An exploratory study toward the contribution of 3D surface scanning for association of an injury with its causing instrument


3D surface scanning is a technique brought forward for wound documentation and analysis in order to identify injury-causing tools in legal medicine and forensic science. Although many case reports have been published, little is known about the methodology employed by the authors. The study reported here is exploratory in nature, and its main purpose was to get a first evaluation of the ability of an operator, by means of 3D surface scanning and following a simple methodology, to correctly exclude or associate an incriminated tool as the source of a mock wound. Based on these results, an assessment of the possibility to define a structured methodology that could be suitable for this use was proposed. Blunt tools were used to produce ‘wounds’ on watermelons. Both wounds and tools were scanned with a non-contact optical surface 3D digitising system. Analysis of the obtained 3D models of wounds and tools was undertaken separately. This analytical phase was followed by a qualitative and a quantitative comparison. Results showed that in more than half of the cases, we obtained a correct association but the prevalence of wrong association was still high due to mark deformation and other limitations. Even if the findings of this exploratory study cannot be generalised, they suggest that the simple and direct comparison process is not reliable enough for a systematic routine application. The article highlights the importance of an analysis phase preceding the comparison step. Limitations of the technique, ensuring needs and possible paths for improvement are also expounded.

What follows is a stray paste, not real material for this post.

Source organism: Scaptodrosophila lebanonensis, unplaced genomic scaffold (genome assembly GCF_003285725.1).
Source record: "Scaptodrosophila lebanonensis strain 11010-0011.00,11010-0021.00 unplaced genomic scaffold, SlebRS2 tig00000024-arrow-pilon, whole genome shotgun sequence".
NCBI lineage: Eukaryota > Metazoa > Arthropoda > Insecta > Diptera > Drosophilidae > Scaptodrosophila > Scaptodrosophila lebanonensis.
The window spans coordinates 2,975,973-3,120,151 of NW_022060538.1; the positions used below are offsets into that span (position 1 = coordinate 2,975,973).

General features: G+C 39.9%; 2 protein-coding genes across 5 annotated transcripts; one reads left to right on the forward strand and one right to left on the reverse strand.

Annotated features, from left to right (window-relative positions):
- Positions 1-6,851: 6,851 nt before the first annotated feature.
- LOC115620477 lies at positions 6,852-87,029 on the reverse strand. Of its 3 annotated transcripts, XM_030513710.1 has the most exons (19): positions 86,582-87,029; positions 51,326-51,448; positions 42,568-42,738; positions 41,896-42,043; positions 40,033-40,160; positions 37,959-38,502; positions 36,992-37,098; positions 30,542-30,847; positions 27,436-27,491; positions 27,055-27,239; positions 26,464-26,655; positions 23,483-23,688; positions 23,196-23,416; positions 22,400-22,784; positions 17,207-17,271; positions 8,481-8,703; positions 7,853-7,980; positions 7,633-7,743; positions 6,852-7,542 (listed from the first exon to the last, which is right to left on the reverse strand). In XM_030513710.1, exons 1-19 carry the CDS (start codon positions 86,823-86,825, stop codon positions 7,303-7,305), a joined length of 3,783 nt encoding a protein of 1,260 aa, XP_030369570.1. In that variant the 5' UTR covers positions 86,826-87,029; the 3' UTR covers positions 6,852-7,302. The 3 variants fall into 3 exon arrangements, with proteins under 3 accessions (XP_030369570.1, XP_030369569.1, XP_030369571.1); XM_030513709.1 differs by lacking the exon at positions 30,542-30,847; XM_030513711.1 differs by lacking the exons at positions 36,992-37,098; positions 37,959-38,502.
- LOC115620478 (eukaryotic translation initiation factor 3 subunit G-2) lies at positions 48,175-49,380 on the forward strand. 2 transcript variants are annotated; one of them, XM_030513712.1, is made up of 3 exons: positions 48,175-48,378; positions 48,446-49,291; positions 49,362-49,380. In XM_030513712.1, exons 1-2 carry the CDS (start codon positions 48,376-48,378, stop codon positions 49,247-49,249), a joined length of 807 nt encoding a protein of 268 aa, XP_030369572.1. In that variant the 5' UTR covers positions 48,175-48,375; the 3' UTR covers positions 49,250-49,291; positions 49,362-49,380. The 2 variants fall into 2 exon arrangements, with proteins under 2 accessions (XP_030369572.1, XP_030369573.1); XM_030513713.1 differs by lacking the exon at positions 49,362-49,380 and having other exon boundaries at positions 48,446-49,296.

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The authors wish to thank all the volunteers who created the wounds on the watermelons: Prof. Dr. Silke Grabherr, Dr. Coraline Egger, Dr Andrea Perrini, Marcin Siemaszko, Christine Chevallier, Alain Bouvet and Franck Nicolet.

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Correspondence to Stella Fahrni.

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Fahrni, S., Delémont, O., Campana, L. et al. An exploratory study toward the contribution of 3D surface scanning for association of an injury with its causing instrument. Int J Legal Med 133, 1167–1176 (2019).

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  • Forensic imaging
  • 3D modelling
  • Methodology
  • ACE-V
  • Analysis